Dungeons and Dragons and the Theology of Free Will

May 24, 2012


For those of you who are not familiar with Dungeons and Dragons, it’s basically a game of structured make-believe and cooperative storytelling, called a roleplaying game, which is usually played by a group of friends gathered around a dinner table talking, reading or taking notes, and occasionally rolling dice.

The following clip from the Advanced Dungeons and Dragons episode of Community, is not only hilarious, but a fairly accurate depiction of how the game basically works:

I highly recommend watching the whole episode, which can be found on Hulu Plus, iTunes, or Amazon.

In D&D, each player has complete freedom to have her character attempt any action they can imagine. It is then up to the Dungeon Master, or DM, to determine the result. Usually the DM will do so in accordance with the rules of the game, making calculations using dice and the character’s stats to decide whether the action is successful. But the DM is in no way required to obey these rules if she should see fit to alter or break them. As far as the game world is concerned, the DM is a “god”.

What makes D&D really special though, is the storytelling. The DM and players are working together to tell a story. A good DM can tell an engaging story in an entertaining way. But what separates a merely good DM from a truly great one is incorporating the character’s actions and decisions into the overall narrative—making the character’s choices truly matter. Because D&D is a game played by humans on both sides, it allows for more freedom and creativity than any pre-written story—book, film, or video game—can offer.

Free Will

In fact, I believe free will in our universe works not that differently than in D&D. I subscribe to a libertarian view of free will—I believe that God in his omnipotence has chosen to bestow each of us with truly free will—the ability to try to do whatever we choose. Obviously, we couldn’t succeed at everything we try to do, as our free will would collide with that of others—two opponents can’t both win at a single game of chess. On the other hand, we couldn’t fail at everything we try to do, or the illusion of free will would quickly be broken, just as it is in D&D when the DM attempts to force the players down a predetermined path.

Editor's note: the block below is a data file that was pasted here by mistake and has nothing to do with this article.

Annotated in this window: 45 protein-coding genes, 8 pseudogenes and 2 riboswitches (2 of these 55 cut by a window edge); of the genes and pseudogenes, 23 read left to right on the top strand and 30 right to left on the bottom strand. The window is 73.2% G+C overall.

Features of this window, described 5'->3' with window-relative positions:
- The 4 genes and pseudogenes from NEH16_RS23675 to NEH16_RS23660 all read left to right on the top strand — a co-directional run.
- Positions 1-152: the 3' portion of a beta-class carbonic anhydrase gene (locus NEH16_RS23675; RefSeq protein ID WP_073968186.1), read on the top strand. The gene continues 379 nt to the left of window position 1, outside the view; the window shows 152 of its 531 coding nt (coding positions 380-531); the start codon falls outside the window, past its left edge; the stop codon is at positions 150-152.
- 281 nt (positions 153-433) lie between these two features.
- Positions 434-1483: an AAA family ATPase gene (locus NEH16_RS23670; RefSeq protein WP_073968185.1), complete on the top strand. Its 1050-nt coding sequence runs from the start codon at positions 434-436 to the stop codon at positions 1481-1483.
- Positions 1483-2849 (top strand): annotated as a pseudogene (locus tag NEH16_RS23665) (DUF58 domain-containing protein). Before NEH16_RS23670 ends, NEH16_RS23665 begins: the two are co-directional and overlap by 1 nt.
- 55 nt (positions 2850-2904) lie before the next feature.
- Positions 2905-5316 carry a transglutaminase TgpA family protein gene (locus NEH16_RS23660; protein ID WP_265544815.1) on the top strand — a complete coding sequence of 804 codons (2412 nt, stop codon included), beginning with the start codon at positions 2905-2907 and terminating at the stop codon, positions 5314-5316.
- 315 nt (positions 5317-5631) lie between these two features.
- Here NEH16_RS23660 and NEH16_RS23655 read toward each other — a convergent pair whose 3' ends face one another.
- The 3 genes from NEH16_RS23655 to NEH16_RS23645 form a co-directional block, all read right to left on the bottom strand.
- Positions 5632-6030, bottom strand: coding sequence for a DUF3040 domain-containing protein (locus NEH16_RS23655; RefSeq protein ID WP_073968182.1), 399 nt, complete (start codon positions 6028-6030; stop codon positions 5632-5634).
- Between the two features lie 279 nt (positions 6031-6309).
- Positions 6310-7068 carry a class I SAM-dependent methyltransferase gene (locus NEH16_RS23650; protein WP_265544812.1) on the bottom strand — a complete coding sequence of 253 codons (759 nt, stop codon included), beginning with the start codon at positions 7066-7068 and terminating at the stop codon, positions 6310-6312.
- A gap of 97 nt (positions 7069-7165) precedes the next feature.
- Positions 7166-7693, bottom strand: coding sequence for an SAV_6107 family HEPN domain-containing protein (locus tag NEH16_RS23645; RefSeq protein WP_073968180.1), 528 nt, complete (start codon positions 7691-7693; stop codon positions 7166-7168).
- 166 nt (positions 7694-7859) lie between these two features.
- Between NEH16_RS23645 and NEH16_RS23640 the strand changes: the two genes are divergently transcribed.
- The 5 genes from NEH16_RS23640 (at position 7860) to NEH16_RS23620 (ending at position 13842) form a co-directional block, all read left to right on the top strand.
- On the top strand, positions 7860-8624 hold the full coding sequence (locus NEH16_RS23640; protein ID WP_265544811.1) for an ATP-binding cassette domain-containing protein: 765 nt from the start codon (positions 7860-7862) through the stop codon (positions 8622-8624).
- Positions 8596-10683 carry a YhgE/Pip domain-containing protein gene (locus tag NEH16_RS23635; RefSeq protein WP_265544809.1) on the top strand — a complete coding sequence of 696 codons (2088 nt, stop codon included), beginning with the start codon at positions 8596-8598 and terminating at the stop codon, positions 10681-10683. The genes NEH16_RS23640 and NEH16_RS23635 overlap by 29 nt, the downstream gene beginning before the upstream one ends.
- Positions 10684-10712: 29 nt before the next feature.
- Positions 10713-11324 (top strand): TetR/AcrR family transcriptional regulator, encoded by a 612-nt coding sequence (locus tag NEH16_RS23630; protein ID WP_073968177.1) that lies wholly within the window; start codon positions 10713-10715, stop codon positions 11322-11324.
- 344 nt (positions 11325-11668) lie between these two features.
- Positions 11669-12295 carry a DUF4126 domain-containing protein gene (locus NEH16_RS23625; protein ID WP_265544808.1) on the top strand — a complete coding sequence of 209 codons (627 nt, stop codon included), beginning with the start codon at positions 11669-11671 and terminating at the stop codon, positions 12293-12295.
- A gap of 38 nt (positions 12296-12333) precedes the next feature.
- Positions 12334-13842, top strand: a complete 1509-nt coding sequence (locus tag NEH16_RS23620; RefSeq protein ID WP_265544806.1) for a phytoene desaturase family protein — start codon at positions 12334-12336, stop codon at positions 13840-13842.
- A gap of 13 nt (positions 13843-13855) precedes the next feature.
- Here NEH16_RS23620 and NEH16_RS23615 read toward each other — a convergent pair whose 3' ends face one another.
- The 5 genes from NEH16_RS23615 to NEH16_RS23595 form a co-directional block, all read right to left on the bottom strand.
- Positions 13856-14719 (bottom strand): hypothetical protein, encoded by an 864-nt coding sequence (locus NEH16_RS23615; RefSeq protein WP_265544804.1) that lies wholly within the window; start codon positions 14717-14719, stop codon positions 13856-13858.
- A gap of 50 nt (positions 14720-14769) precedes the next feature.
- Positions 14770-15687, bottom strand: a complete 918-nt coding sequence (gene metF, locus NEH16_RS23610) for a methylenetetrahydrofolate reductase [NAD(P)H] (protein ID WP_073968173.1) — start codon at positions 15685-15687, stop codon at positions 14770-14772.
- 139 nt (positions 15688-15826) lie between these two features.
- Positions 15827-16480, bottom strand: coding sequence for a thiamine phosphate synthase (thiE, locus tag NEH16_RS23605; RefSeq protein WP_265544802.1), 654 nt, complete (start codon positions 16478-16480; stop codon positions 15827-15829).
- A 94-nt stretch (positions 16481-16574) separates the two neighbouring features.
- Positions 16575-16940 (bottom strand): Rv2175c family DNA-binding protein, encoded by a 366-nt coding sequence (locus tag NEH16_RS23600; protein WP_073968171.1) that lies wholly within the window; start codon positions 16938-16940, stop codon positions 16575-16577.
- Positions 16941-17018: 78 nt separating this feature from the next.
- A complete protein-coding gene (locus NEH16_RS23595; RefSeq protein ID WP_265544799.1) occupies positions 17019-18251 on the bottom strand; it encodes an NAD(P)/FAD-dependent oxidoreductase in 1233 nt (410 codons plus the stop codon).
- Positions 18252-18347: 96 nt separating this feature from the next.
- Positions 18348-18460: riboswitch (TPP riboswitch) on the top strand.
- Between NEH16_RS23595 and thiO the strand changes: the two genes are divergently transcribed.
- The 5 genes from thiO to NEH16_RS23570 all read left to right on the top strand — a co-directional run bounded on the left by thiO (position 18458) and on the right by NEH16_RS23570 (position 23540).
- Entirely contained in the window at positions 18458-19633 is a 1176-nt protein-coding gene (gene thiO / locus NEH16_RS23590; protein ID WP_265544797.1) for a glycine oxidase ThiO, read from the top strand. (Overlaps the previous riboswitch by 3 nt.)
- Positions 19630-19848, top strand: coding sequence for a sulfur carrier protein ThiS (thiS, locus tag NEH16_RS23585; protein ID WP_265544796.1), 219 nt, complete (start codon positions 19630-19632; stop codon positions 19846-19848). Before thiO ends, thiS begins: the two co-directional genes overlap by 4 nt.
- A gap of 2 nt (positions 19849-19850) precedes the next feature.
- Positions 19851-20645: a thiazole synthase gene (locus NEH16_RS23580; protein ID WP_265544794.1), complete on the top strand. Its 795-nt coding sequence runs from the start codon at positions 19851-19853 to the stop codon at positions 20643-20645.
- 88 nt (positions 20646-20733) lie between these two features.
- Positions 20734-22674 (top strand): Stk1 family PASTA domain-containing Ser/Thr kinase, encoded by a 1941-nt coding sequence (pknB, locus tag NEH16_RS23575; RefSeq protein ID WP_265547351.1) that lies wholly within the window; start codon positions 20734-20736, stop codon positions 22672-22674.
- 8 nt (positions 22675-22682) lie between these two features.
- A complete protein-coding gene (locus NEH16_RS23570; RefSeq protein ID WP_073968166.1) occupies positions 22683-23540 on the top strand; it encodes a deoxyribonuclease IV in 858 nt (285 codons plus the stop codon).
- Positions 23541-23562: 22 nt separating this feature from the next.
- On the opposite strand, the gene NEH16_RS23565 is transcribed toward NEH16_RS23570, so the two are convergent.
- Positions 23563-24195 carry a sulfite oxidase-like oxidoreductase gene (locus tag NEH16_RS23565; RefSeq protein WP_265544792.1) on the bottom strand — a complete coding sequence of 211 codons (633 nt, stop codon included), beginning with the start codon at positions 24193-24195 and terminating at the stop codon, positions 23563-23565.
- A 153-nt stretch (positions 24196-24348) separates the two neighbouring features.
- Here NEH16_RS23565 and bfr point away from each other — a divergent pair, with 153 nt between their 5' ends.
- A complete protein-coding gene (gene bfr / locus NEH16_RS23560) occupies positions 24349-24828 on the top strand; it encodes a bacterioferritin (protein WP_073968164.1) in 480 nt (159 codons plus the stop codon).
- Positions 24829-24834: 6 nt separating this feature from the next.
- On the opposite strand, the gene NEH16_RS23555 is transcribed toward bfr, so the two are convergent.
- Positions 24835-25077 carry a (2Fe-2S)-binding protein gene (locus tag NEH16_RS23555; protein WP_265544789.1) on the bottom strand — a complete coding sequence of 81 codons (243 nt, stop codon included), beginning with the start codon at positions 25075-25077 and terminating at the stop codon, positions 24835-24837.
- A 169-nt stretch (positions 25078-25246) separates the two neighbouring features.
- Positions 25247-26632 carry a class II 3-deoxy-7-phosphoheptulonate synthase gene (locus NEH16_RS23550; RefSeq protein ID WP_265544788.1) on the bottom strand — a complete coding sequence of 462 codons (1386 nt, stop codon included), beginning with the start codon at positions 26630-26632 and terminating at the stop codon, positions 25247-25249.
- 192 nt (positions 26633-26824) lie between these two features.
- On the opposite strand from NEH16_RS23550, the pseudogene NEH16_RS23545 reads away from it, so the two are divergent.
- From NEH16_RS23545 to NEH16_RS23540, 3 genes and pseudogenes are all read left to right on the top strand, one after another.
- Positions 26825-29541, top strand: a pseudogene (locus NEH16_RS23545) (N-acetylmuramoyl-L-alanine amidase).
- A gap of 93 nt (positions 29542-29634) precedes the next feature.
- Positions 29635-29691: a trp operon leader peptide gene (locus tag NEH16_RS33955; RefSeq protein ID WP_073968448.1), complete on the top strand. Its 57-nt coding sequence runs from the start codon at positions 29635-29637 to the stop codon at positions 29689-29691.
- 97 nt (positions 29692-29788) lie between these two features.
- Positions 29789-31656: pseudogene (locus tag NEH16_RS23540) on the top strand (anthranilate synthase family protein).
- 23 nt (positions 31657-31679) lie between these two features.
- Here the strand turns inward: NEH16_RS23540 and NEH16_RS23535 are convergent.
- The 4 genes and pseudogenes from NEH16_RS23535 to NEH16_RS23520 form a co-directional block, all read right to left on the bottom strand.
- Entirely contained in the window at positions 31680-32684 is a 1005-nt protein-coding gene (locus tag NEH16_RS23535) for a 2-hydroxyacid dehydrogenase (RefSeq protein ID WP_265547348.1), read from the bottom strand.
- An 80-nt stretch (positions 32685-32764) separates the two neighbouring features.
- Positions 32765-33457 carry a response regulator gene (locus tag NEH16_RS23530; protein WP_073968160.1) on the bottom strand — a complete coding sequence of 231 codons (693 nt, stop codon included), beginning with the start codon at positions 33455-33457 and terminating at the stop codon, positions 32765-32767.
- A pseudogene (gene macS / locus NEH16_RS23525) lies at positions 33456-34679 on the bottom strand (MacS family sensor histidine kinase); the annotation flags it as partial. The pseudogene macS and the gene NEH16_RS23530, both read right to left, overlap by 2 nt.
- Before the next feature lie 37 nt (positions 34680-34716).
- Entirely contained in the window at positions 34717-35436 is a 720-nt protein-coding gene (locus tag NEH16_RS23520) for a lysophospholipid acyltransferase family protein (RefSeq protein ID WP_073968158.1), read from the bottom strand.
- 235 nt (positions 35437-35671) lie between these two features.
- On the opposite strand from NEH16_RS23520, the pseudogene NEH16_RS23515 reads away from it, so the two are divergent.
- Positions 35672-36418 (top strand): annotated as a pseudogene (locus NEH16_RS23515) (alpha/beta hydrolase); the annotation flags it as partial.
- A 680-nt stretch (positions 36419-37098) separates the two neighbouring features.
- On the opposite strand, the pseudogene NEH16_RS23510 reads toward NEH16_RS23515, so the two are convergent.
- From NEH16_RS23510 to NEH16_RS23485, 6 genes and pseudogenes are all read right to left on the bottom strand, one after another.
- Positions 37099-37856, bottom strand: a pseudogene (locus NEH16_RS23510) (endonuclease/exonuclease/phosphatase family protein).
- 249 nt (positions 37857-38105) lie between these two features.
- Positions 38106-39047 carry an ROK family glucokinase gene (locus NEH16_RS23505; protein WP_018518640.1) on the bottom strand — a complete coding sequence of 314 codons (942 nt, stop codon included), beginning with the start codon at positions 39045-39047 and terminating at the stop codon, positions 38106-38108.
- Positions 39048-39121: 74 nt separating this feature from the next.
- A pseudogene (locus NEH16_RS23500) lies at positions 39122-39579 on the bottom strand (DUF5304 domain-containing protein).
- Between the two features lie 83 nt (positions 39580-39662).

Like any good DM, God has an overall plan for where the story will go—the eventual restoration of creation to a right relationship with him (and itself). But he has given us the opportunity to be active participants in filling in the details of that story, because when God created us in his image, he gave us the ability and the desire to create like him.

Of course, God could accomplish his purpose with or without us. But one of many crazy things we Christians actually believe is that God has chosen to entrust part of his mission to us. This is bound to be a messy process—he could certainly do it much more effectively if he were to do it himself. But because of his great love for us, like a father letting his daughter push the shopping cart around, he has invited us to become his coworkers in the redemption of all creation. Because he is the greatest storyteller ever, the characters in his story are not simply scripted characters, but people with free will that are able to make choices as they see fit. To his great glory, like a great DM, he is able to work with us and to get us, albeit at times kicking and struggling, to work with him in accomplishing his great artistic vision:

Then I saw a new heaven and a new earth, for the first heaven and the first earth had passed away, and the sea was no more. And I saw the holy city, new Jerusalem, coming down out of heaven from God, prepared as a bride adorned for her husband. And I heard a loud voice from the throne saying, “Behold, the dwelling place of God is with man. He will dwell with them, and they will be his people, and God himself will be with them as their God. He will wipe away every tear from their eyes, and death shall be no more, neither shall there be mourning, nor crying, nor pain anymore, for the former things have passed away.”

And he who was seated on the throne said, “Behold, I am making all things new.”

[Rev. 21:1-5a]
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